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Written by ClareSnow

20 June 2010 at 12:36 pm

The Space after Pretty Monsters

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There’s a reason why movie theatres don’t encourage people to bring their goats.

I read Pretty Monsters by Kelly Link weeks ago and meant to blog about it before its 31 May release, unfortunately a strange encounter befell me, which could have jumped from the pages of Pretty Monsters.

shiny red apple by Dano on Flickr I met an old crone and she offered me an apple, the likes of which I had never seen before. Its ruby luster promised delicitude I’d never tasted, how could I refuse? And she wanted nothing in return. I took a bite, smiling my thanks for her generosity, but a nagging feeling of déjà vu tangled in the back of my mind. Then I fell into a deep sleep, perhaps never to wake again. No princes round here, but lucky for me a fallen angel texted me some lines from Danté’s Inferno. My phone has the loudest, most annoying txt noise ever. Sometimes it makes me jump if it’s near my ear. Obviously I woke up and Danté jolted that chunk of apple right out of my throat and I spat it on the ground. Danté’s good like that. Sheeba the sk8 dog* sniffed it, but she refuses to eat apple. So now I was awake and could blog again. If you’ve emailed me recently and are waiting desperately for a reply, now you know why I haven’t, but might one day.

After loving The Wrong Grave earlier in the year I was very excited to get my paws on Pretty Monsters, again with illustrations, sorry decorations, by Shaun Tan. The Australian editions are from Text Publishing. They’re publishing lots of cool US titles. Although we have to wait (2 years!?), they are much nicelyer produced with real white paper, not that grey crap they fob off on cheap US paperbacks, and bindings that stay bound – who’d o thought.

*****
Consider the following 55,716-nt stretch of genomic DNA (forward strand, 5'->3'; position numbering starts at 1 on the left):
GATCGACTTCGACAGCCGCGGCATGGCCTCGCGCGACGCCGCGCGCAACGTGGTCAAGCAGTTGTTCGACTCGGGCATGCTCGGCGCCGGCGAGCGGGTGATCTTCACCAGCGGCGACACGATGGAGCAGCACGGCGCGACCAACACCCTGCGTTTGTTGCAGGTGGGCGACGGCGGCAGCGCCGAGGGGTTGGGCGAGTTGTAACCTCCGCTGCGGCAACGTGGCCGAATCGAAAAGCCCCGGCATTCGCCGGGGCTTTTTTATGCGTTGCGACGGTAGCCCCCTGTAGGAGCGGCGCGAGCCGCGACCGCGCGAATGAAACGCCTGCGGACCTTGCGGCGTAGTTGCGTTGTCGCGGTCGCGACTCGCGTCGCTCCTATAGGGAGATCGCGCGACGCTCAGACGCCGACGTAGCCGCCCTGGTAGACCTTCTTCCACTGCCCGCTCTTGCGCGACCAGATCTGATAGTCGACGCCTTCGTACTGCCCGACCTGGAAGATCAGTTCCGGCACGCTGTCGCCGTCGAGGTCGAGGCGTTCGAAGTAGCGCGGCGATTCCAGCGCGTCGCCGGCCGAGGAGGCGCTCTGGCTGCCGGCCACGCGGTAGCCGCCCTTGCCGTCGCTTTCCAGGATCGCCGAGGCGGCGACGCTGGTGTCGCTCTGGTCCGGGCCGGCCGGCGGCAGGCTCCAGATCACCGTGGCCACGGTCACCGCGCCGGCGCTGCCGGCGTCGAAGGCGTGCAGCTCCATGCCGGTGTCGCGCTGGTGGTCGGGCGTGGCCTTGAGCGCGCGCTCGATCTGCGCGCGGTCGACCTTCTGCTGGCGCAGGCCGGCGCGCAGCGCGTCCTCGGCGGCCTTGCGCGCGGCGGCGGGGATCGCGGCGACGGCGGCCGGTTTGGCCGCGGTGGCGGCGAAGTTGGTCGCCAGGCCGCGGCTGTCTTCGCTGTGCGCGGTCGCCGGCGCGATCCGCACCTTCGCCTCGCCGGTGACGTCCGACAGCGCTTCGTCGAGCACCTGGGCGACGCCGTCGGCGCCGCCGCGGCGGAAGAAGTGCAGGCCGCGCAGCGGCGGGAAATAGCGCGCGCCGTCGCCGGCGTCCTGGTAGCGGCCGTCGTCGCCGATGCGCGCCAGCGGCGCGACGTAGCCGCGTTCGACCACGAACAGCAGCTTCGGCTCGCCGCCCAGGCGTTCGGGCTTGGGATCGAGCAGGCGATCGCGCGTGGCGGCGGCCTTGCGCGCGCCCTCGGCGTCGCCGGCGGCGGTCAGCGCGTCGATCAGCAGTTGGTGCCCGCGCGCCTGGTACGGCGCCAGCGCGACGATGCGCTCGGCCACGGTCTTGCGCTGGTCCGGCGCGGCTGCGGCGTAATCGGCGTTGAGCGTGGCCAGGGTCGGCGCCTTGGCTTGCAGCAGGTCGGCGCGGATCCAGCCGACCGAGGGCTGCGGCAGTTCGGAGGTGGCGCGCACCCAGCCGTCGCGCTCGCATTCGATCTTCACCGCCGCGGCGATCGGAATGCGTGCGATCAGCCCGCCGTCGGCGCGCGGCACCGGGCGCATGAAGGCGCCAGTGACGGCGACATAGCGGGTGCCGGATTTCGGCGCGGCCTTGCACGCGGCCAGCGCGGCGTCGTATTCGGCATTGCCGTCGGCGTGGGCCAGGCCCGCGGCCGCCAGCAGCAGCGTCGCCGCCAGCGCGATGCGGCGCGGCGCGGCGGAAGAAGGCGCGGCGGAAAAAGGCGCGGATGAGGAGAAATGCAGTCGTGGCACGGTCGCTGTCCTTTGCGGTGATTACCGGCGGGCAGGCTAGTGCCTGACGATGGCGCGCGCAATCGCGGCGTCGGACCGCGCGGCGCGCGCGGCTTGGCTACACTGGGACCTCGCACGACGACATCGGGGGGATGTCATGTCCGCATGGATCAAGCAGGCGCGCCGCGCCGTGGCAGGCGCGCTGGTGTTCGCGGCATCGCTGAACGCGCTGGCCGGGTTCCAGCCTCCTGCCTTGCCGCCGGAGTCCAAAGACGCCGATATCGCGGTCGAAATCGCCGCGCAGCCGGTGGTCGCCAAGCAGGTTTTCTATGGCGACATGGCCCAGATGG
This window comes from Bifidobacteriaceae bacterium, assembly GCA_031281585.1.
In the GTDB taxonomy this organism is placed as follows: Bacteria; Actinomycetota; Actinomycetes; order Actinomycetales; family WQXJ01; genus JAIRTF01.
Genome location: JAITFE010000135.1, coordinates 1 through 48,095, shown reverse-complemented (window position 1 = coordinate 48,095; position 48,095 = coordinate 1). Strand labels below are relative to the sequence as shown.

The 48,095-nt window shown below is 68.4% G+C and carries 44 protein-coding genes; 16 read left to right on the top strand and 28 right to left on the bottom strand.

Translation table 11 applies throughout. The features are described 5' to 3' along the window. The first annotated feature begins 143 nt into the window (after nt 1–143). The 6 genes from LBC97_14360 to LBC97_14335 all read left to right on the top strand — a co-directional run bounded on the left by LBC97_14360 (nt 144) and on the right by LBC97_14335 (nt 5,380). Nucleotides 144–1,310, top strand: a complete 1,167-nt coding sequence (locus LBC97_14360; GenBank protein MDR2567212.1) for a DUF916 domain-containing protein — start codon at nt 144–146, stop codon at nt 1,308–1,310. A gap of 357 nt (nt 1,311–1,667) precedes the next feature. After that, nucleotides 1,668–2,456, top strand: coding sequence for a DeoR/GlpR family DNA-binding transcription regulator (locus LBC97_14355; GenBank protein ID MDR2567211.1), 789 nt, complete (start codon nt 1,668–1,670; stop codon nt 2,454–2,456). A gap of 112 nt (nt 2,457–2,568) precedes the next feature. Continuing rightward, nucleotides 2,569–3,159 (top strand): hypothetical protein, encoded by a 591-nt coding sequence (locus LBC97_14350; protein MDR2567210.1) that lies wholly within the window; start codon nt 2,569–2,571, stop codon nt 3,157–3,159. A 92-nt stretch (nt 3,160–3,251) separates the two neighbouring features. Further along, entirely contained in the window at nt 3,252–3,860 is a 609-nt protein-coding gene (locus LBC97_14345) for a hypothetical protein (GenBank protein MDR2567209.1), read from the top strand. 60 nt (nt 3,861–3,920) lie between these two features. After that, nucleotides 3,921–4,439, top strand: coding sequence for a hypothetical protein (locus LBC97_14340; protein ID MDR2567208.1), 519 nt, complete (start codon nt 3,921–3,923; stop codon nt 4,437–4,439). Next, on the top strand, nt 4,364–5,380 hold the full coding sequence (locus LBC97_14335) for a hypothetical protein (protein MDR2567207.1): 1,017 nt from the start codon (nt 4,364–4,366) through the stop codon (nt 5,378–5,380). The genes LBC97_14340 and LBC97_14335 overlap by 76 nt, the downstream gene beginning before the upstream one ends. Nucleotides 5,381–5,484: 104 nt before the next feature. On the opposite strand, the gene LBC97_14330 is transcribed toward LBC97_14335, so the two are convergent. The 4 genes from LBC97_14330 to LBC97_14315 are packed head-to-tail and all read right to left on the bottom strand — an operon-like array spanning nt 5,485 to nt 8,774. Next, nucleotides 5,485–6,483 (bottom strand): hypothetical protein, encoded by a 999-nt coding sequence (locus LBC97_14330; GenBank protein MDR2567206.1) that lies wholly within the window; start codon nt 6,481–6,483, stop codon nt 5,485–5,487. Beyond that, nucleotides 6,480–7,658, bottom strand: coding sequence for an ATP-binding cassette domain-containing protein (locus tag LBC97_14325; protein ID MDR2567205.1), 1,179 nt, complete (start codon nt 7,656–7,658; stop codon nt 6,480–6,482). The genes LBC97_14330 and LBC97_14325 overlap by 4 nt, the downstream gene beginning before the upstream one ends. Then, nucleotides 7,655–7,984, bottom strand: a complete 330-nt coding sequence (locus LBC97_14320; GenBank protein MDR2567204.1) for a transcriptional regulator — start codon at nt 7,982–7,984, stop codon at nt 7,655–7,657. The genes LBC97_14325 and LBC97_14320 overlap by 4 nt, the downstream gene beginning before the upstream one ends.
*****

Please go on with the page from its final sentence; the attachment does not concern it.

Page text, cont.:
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Written by ClareSnow

15 June 2010 at 7:57 am

Frankenstein’s Progeny

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Frankenstein I’m reading Frankenstein, not the original by Mary Shelley, but an adaptation by Margrete Lamond, illustrated by Drahoš Zak (HarperCollins, 2005). I’ve read Miranda Seymour’s biography Mary Shelley (John Murray, 2000), so I know the beginnings of Frankenstein on the shores of Lake Geneva. Shelley’s life was full of passion and tragedy and she really should have learnt more from her mother Mary Wollstonecraft and asserted herself against the appalling way Percy Bysshe Shelley treated his wife. In her diary of 4 August 1819 Mary Shelley wrote,

We have lived five years together and if all the events of the five years were blotted out I might be happy. (Seymour 2000, p.232)

Even though I own a copy of Mary Shelley’s original and it’s not as thick as her bio, I haven’t read it (it took me years to read the bio), but Lamond and Zak’s adaptation has less words and even better – pictures. Drahoš Zak’s illustration is disturbingly macabre. The picture on p.156 is devastating in the extreme and shows the absolute perfection of his art for this tale of tragic horror. If Zak was drawing in 1818, Mary Shelley would have asked him to illustrate her hideous progeny. Altho I’ve heard colour printing wasn’t quite so easy back then, even with Zak’s muted palette. Ada Lovelace hadn’t finished working her magic (she was only three in 1818).